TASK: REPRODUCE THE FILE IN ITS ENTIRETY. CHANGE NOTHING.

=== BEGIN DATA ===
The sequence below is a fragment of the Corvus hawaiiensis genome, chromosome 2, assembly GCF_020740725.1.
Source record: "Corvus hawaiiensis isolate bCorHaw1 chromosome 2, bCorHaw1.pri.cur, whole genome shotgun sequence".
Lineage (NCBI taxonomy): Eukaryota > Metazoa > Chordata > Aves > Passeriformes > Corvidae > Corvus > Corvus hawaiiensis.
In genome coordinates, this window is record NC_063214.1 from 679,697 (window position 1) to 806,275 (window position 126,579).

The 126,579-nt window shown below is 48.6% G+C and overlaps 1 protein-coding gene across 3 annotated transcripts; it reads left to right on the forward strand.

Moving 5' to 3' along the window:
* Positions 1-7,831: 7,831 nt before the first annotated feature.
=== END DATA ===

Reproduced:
The sequence below is a fragment of the Corvus hawaiiensis genome, chromosome 2, assembly GCF_020740725.1.
Source record: "Corvus hawaiiensis isolate bCorHaw1 chromosome 2, bCorHaw1.pri.cur, whole genome shotgun sequence".
Lineage (NCBI taxonomy): Eukaryota > Metazoa > Chordata > Aves > Passeriformes > Corvidae > Corvus > Corvus hawaiiensis.
In genome coordinates, this window is record NC_063214.1 from 679,697 (window position 1) to 806,275 (window position 126,579).

The 126,579-nt window shown below is 48.6% G+C and overlaps 1 protein-coding gene across 3 annotated transcripts; it reads left to right on the forward strand.

Moving 5' to 3' along the window:
* Positions 1-7,831: 7,831 nt before the first annotated feature.